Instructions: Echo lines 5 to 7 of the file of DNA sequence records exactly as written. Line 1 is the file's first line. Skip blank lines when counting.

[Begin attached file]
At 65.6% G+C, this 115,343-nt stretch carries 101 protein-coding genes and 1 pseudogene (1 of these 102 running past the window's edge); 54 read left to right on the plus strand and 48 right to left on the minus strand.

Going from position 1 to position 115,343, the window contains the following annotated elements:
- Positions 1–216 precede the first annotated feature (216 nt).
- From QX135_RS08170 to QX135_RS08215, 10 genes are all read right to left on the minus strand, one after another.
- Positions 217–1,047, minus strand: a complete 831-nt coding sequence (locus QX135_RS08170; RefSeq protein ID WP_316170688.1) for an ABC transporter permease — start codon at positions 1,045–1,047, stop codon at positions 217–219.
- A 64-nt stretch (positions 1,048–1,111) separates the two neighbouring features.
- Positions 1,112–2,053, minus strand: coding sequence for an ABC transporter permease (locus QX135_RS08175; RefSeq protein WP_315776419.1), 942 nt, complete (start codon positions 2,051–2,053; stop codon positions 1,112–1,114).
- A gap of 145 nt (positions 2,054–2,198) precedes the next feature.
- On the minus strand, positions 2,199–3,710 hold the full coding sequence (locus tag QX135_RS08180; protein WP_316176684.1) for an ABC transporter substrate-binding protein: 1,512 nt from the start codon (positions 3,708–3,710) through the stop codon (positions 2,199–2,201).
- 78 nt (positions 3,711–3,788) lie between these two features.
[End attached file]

- Positions 217–1,047, minus strand: a complete 831-nt coding sequence (locus QX135_RS08170; RefSeq protein ID WP_316170688.1) for an ABC transporter permease — start codon at positions 1,045–1,047, stop codon at positions 217–219.
- A 64-nt stretch (positions 1,048–1,111) separates the two neighbouring features.
- Positions 1,112–2,053, minus strand: coding sequence for an ABC transporter permease (locus QX135_RS08175; RefSeq protein WP_315776419.1), 942 nt, complete (start codon positions 2,051–2,053; stop codon positions 1,112–1,114).